Practicing physicians, surgeons, anaesthesiologists, nurses, or physician’s assistants are able to earn CME hours or credits that contribute toward maintaining their professional licenses, by undergoing simulation training.
Many studies such the one published by Thielen and his colleagues from the Royal Hospital for Sick Children Edinburgh, UK, titled “Regular in situ simulation training of paediatric medical emergency team improves hospital response to deteriorating patients” (Theilen U, 2013) have shown that regular – weekly, monthly or quarterly training has yielded better patient outcomes. This is because simulation training boosts long term memory and improves critical decision making such as assessment, correct diagnosis, and treatment by healthcare workers.
Laboratory testing manually consumes resources, space, and specialized equipment, which could otherwise be used for regular medical testing in the course of treating patients. Simulating a laboratory setting enables students to perform laboratory tests accurately, safely and as many times as they need to. Lab test results are also obtained much quicker than in real life.
Medical representatives employed by pharmaceutical manufacturers can undergo sales training using simulation modules. Reps can interact with simulated characters and learn how to implement sales strategies. Clinical simulations that give reps a look at what the physician and patient have to face will give the representative a better understanding of the medical device or medicine that is being promoted (MacAdams, 2020).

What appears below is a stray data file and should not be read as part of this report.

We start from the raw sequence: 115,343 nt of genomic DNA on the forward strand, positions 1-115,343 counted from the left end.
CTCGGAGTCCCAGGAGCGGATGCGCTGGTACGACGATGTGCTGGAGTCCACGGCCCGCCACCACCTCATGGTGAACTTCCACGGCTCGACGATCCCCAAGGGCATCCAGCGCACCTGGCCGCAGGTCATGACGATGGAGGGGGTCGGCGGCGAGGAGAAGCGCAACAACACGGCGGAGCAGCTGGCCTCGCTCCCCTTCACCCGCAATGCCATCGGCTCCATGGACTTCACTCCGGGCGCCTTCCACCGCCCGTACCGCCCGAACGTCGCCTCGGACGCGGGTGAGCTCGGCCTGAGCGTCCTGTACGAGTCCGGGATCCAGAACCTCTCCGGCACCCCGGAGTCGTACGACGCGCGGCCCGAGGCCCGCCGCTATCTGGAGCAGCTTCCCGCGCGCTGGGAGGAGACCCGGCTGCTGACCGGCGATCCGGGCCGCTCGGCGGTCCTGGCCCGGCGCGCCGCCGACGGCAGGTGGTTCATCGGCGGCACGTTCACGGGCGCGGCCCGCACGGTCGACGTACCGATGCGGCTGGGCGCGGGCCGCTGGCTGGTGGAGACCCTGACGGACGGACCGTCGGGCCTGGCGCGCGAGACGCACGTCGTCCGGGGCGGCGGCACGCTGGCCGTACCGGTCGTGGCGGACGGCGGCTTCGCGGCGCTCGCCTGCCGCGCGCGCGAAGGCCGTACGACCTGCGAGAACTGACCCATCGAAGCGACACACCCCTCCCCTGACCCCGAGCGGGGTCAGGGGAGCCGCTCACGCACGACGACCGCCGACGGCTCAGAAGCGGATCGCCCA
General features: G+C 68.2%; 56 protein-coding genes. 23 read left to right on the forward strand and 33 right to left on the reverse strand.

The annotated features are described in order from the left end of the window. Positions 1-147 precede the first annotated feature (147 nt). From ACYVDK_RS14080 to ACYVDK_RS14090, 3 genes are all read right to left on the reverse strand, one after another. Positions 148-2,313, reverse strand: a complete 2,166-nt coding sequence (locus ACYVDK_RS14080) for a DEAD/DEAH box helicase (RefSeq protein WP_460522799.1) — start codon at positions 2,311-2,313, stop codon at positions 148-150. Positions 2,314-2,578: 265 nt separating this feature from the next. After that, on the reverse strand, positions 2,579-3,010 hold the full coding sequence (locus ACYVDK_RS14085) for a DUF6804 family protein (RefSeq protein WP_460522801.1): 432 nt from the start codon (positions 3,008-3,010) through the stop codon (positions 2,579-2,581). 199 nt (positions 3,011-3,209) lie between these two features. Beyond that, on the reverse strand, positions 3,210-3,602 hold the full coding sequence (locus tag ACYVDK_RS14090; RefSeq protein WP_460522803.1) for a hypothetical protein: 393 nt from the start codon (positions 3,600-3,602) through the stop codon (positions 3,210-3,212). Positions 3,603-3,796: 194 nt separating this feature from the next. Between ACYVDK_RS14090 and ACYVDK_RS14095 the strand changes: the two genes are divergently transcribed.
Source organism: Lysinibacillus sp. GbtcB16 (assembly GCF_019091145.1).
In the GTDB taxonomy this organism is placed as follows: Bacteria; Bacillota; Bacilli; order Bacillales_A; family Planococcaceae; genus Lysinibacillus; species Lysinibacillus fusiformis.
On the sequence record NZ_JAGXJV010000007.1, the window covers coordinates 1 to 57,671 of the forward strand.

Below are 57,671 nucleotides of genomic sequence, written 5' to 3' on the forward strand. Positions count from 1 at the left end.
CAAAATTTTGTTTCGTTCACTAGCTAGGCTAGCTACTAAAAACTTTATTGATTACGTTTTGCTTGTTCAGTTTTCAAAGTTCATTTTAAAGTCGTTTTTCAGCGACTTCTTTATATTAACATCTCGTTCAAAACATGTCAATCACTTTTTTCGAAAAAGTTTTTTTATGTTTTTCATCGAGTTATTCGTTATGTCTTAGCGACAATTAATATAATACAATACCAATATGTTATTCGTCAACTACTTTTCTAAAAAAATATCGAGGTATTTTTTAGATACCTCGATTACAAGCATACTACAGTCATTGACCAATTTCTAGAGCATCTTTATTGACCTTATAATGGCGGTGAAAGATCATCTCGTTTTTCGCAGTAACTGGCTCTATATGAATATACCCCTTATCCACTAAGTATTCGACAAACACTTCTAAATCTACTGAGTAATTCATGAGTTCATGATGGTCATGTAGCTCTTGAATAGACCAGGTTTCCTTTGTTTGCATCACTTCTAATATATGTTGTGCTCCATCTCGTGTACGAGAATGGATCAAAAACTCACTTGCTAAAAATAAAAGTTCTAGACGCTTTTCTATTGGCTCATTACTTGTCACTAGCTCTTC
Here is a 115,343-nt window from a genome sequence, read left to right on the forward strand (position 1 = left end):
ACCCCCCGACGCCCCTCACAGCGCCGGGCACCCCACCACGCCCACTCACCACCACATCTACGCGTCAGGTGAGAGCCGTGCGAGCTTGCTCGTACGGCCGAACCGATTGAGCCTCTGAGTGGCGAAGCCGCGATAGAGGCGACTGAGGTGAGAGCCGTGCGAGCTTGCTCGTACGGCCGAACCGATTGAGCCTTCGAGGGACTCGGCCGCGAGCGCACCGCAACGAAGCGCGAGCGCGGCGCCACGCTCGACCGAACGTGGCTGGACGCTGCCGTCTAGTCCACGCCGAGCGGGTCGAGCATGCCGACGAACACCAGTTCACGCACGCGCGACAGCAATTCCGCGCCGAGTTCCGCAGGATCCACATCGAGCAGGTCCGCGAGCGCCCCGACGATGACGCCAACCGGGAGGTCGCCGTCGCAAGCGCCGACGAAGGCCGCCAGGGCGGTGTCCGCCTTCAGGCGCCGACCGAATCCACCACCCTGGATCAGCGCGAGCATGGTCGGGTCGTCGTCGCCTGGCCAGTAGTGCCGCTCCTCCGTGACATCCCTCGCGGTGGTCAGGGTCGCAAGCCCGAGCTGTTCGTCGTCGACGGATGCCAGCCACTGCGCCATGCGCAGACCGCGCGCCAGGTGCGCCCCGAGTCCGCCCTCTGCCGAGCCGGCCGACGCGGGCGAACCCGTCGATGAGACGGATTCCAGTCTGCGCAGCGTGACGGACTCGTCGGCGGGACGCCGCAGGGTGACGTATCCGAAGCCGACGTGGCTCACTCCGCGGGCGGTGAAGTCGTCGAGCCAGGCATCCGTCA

Many leading educational institutions have already begun adopting simulation learning as a valuable tool. Once the pandemic has been put behind us, pairing traditional classroom learning with simulation training can (Al-Elq, 2010):
E-Learning and Simulation can thus positively impact the quality of healthcare itself by enabling healthcare professionals to perfect their technical and non-technical skills throughout their practice.
Al-Elq, A. (2010). Simulation-based medical teaching and learning. Journal of family & community medicine, 17(1), 35–40. doi:https://doi.org/10.4103/1319-1683.68787
De Gagne, J. C., Park, H. K., Hall, K., Woodward, A., Yamane, S., & Kim, S. S. (2019). Microlearning in Health Professions Education: Scoping Review. JMIR medical education, 5(2), e13997. doi:https://doi.org/10.2196/13997
Formaggia, L., Quarteroni, A., & Veneziani, A. (2010). Cardiovascular Mathematics: Modeling and simulation of the circulatory system (Vol. 1). Springer Science & Business Media.
MacAdams, C. (2020). PharmaVOICE. Retrieved from https://www.pharmavoice.com/article/955/
Maddry, J. K. (2014). A comparison of simulation-based education versus lecture-based instruction for toxicology training in emergency medicine residents. Journal of medical toxicology : official journal of the American College of Medical Toxicology, , 10(4), 364-368. doi:https://doi.org/10.1007/s13181-014-0401-8
Merriman, C. D., Stayt PhD, L. C., & Ricketts, B. (2014, March). Comparing the Effectiveness of Clinical Simulation versus Didactic Methods to Teach Undergraduate Adult Nursing Students to Recognize and Assess the Deteriorating Patient. Clinical Simulation in Nursing, 10(3), e119-e127. doi:https://doi.org/10.1016/j.ecns.2013.09.004
Rider, A., & Schertzer, K. (2020, Aug 16). Quality Improvement in Medical Simulation. StatPearls [Internet]. doi:https://www.ncbi.nlm.nih.gov/books/NBK551497/
Theilen U, L. P. (2013). Regular in situ simulation training of paediatric medical emergency team improves hospital response to deteriorating patients. Resuscitation, 84(2), 218-222. doi:10.1016/j.resuscitation.2012.06.027